Injuries and Weight Loss

One of the most difficult things for me to deal with is physical injuries that limit my ability to get fit. Not only does the injury itself limit my ability to get stronger and fitter, but psychologically, it hampers my strength and resolve in resisting temptation, controlling my serving sizes, and ultimately, my ability to lose or maintain a weight I’m happy with.

Look at the little weights behind me. That was two months ago. I’ve doubled that weight already!

Case in point: my Achilles heel injury. I was running 3-4 times a week up until the first week of August when I injured my Achilles heel during an assessment and selection for the SFAB unit I am now a member of. During that assessment and selection, I lifted two Jerry cans full of water and strained my left Achilles heel enough for me to feel a pop and have pain shoot up my leg. Three months later, it still hurts, although some days the pain is almost imperceptible while today, it is pretty sore. Since that time, I’ve been unable to run.

Physically, that keeps me from burning more calories and keeping my cardio health up. My muscles are getting weaker, and I can feel myself getting softer. Mentally, the beneficial effects of running such as stress relief and the satisfaction of a good run completed are absent. I can feel myself being more easily aggravated, and I can’t think as clearly.

Then there is my diet. I have allowed myself to eat larger portions, and I’ve allowed alcohol and non-Paleo foods to creep into meals more often than I have in the past four years. While some may find it difficult to connect my lack of running to my discipline and motivation, I can see a direct correlation between my not running and my bad eating habits.

When I’m running, I feel every pound. After a run, when it’s time to eat, I am careful to eat slowly and to control my serving sizes because I don’t want to add any more weight to an already heavy body. The less I weigh, the easier it is to run.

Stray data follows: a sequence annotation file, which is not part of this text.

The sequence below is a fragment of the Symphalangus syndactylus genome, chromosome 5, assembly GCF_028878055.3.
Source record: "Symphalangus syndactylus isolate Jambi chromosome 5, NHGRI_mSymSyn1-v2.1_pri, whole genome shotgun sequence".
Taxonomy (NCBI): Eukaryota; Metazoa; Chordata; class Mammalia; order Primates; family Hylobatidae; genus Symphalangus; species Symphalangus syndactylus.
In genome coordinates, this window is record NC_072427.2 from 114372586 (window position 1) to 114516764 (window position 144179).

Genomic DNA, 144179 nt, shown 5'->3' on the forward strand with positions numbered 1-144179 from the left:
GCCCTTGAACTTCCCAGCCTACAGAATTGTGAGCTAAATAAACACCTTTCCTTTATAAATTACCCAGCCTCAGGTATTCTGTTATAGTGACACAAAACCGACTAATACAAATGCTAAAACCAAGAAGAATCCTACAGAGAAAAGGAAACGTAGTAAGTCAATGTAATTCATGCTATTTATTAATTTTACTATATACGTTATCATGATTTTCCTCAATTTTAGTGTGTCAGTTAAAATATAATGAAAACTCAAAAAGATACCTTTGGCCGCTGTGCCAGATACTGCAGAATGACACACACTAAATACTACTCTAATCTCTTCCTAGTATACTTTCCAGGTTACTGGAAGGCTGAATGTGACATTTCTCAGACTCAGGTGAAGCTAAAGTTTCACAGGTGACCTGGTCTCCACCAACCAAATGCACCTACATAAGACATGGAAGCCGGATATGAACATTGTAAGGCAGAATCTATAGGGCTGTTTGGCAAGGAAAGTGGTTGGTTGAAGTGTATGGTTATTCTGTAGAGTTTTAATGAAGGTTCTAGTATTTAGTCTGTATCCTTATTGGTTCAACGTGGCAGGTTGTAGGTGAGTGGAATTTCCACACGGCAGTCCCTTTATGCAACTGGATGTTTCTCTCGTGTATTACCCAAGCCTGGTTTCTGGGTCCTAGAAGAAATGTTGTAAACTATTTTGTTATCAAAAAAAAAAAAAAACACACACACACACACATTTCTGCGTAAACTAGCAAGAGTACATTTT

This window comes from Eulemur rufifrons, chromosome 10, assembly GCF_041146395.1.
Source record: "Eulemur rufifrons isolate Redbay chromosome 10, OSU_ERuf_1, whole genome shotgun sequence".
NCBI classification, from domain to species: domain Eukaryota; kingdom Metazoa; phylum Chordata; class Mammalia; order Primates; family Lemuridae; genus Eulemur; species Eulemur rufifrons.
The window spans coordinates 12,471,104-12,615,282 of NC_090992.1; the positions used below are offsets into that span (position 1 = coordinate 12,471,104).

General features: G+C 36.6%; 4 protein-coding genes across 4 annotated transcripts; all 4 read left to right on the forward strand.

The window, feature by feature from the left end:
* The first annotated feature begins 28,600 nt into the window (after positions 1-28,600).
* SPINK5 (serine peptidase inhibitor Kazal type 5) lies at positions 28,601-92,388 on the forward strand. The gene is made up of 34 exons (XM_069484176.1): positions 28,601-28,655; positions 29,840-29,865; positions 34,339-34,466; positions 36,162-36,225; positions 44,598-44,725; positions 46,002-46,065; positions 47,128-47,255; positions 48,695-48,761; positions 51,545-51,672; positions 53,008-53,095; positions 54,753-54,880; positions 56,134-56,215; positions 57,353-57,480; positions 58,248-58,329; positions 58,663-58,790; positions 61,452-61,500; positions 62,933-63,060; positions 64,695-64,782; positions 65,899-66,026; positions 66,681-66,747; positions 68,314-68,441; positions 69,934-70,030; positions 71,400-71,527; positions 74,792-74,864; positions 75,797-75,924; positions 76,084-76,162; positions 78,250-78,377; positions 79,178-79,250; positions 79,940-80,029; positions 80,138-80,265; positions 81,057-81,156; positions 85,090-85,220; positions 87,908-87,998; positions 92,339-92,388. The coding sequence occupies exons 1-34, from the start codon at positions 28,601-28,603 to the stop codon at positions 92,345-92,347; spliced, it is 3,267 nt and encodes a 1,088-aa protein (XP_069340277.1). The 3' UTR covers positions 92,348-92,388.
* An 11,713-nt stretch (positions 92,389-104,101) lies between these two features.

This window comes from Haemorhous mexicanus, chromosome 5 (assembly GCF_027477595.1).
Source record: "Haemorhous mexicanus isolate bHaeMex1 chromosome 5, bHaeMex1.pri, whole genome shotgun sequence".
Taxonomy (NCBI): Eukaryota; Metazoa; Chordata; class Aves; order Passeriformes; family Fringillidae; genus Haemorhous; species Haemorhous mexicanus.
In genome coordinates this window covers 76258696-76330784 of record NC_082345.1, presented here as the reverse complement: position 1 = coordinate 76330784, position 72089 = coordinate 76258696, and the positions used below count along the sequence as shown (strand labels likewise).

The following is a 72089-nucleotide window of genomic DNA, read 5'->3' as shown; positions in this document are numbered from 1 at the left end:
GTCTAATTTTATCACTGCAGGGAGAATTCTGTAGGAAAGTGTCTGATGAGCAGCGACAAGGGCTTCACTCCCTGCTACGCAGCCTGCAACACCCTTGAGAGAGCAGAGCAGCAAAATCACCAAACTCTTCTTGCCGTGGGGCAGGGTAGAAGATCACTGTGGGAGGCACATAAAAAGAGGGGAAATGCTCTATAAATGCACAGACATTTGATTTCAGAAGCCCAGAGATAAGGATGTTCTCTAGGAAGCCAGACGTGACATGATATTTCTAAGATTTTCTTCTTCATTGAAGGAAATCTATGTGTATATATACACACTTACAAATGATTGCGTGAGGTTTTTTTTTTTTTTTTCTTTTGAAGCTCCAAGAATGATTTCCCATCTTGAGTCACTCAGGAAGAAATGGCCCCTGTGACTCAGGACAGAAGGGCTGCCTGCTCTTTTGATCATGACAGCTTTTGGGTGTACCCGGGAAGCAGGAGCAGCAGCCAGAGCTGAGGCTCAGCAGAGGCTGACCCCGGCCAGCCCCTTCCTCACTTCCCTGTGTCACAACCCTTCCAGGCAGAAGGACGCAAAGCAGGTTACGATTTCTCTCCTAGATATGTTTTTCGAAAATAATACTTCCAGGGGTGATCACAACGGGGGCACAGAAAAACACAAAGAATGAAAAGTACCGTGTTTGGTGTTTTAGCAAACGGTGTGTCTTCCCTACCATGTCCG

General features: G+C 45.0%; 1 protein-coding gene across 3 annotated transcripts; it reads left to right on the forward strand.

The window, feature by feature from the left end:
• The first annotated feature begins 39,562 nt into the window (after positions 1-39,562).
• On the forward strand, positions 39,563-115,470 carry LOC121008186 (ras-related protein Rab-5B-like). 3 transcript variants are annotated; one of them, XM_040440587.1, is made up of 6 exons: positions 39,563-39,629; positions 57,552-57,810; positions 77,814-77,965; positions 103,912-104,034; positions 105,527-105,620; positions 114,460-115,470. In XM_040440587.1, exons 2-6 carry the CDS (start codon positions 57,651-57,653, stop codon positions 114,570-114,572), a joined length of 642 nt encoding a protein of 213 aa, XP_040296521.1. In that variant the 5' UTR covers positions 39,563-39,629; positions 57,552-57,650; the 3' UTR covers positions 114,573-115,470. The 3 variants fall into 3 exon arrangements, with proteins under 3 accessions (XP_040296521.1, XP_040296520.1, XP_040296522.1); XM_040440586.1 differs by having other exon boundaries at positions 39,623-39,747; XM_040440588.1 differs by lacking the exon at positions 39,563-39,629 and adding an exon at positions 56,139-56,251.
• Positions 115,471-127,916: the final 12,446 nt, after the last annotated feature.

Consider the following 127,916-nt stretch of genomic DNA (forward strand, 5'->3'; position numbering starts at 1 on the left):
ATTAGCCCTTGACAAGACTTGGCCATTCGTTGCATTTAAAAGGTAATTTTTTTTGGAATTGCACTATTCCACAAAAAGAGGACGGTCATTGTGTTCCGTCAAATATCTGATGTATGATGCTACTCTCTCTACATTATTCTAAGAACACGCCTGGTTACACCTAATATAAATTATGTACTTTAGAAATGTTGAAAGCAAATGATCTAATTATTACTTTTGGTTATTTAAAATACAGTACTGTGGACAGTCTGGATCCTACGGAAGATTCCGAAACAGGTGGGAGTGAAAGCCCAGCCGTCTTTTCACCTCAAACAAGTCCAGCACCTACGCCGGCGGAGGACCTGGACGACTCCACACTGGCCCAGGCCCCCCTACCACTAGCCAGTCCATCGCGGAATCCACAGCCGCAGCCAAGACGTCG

For the past three months, I’ve been weightlifting. I truly enjoy it, and I’ve been making some great progress. Yesterday, however, while practicing for a kickball game at work, I fell onto my right shoulder, and I am now possibly limited from weightlifting for a while. I can’t believe it. I’m so mad at myself, and quite frankly, it has me a little depressed.

It’s like I can’t catch a break right now physically. No matter how much I try, or how strong my desire is to stay physically fit, I’ve been thwarted at every attempt. What’s worse is that I can’t just let this go. I am in the Guard, and on top of that, in the SFAB, and our physical requirements are more stringent than standard Army standards. In other words, being up to standard isn’t enough. I need to be beyond the standard.

I am hoping to be able to run again within the next week. Tonight, I will hit the stationary bike after trying to do some weightlifting. Oddly enough, I have zero pain most of the time unless I bend my arm backward. Since none of my weightlifting positions require my arm to be in that position, there’s a good chance I can just do my lifting as normal. I won’t know until tonight, though, when I get to my gym. If I can’t lift an empty bar (45 lbs), then I’ll default to the bike.

It is possible to lose weight without exercise. I did it. I lost 130 lbs without a single trip to the gym or a single step of exercise. However, my body reached a limit of how much weight I could lose, and for me to get past the 130 lbs mark, I had to incorporate walking, jogging, and then running. Now that I’ve been unable to run, my weight has climbed about 15 lbs and stayed there.

I’ve heard it said that weight loss is 90% diet and 10% exercise. In my experience, those numbers are eerily close. I look forward to being able to do get that 10% done while running and weightlifting again soon. My body needs it, but so does my mind. I just feel better when I’m able to run and workout.

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